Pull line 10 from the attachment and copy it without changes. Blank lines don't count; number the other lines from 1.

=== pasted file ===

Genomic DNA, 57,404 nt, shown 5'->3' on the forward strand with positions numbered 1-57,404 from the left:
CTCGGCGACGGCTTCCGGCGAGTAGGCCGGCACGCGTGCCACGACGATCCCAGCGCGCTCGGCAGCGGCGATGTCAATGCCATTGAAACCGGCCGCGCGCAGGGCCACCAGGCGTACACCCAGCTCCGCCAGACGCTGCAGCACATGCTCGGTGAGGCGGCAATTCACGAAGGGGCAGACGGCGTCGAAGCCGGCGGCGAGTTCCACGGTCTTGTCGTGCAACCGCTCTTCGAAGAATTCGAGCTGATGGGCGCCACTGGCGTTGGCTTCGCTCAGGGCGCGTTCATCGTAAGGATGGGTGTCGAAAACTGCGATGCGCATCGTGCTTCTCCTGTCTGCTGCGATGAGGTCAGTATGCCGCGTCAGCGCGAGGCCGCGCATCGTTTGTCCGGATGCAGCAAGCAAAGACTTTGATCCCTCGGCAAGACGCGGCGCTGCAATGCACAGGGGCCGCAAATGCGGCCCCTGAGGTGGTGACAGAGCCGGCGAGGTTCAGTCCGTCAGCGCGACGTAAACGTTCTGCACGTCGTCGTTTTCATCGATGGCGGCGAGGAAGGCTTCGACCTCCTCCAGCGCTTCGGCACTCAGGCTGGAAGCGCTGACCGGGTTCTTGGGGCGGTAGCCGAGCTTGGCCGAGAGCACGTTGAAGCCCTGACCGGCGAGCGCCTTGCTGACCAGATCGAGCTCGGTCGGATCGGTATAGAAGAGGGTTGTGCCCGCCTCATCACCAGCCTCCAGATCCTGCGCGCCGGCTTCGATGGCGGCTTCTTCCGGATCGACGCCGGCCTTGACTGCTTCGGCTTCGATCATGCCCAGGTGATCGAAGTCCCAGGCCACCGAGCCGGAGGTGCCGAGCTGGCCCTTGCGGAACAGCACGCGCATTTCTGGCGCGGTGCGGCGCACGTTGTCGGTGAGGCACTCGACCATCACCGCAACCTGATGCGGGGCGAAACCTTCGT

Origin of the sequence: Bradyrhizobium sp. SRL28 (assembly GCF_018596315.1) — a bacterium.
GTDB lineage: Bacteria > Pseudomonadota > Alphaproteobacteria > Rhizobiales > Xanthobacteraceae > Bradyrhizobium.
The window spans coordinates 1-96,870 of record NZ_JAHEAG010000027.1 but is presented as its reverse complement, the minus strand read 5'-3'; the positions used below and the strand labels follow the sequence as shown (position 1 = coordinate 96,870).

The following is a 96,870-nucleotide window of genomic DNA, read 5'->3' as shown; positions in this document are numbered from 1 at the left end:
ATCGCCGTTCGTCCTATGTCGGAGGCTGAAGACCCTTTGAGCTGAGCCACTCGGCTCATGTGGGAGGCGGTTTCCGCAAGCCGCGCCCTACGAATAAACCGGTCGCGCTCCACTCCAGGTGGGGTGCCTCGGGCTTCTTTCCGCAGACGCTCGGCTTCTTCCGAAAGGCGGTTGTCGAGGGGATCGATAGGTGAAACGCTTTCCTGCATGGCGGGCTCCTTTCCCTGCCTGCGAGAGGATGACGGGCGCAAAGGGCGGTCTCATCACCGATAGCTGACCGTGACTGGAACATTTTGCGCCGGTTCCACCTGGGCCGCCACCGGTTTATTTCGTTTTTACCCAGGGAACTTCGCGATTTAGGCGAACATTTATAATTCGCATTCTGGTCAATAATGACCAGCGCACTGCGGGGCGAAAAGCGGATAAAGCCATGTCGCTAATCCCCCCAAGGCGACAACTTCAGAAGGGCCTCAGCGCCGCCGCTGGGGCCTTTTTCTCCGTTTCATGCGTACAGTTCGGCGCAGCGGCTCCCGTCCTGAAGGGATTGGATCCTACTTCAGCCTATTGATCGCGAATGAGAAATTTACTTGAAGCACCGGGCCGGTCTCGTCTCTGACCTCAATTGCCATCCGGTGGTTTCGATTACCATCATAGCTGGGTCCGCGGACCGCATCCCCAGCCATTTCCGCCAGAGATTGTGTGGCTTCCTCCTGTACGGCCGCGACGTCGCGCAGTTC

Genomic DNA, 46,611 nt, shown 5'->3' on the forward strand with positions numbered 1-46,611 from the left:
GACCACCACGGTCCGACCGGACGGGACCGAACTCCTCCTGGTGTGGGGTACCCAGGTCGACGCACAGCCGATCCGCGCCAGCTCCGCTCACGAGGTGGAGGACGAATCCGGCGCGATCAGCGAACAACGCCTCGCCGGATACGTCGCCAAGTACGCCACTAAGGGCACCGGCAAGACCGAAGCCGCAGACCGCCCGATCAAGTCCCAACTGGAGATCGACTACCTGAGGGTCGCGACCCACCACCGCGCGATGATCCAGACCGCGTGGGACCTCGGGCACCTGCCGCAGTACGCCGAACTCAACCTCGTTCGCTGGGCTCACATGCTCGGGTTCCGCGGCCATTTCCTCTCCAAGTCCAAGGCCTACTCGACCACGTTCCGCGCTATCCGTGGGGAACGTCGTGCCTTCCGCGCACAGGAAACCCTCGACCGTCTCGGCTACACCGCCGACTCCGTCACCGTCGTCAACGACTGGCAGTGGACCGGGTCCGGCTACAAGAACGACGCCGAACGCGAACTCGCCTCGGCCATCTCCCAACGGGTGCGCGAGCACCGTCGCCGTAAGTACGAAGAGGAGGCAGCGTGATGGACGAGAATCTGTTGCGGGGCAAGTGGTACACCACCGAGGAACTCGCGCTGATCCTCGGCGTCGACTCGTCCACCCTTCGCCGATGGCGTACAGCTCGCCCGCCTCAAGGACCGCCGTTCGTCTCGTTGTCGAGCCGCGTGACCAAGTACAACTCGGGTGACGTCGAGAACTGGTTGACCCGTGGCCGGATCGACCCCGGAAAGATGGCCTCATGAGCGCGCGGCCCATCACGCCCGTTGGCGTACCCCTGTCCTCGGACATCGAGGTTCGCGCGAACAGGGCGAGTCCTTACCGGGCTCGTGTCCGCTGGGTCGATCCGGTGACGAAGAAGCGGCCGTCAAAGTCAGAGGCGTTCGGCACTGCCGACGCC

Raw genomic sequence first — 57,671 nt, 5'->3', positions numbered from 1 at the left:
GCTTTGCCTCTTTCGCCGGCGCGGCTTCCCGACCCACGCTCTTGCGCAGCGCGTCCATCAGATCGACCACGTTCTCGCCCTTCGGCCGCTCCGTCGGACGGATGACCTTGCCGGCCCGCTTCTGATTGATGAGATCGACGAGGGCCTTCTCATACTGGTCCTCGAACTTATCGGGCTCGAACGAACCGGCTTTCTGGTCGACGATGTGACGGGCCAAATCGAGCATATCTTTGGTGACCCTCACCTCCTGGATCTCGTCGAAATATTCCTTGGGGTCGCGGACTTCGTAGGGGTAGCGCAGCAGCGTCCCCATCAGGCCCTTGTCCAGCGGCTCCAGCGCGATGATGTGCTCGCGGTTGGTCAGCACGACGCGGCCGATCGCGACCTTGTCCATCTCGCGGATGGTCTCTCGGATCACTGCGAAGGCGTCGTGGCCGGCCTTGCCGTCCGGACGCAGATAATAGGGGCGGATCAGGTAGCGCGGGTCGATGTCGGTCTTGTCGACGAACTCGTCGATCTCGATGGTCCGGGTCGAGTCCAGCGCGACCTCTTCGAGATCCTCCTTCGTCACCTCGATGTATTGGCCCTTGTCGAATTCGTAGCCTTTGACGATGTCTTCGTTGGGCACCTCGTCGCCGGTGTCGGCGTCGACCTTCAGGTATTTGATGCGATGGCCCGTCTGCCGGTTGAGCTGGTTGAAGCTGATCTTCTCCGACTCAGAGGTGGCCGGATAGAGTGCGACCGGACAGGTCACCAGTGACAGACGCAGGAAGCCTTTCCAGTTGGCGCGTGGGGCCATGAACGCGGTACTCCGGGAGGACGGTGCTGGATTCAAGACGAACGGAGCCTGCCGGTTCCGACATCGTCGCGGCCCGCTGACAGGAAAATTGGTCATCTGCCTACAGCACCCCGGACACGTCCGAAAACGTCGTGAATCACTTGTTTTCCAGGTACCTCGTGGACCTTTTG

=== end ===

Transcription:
Raw genomic sequence first — 57,671 nt, 5'->3', positions numbered from 1 at the left: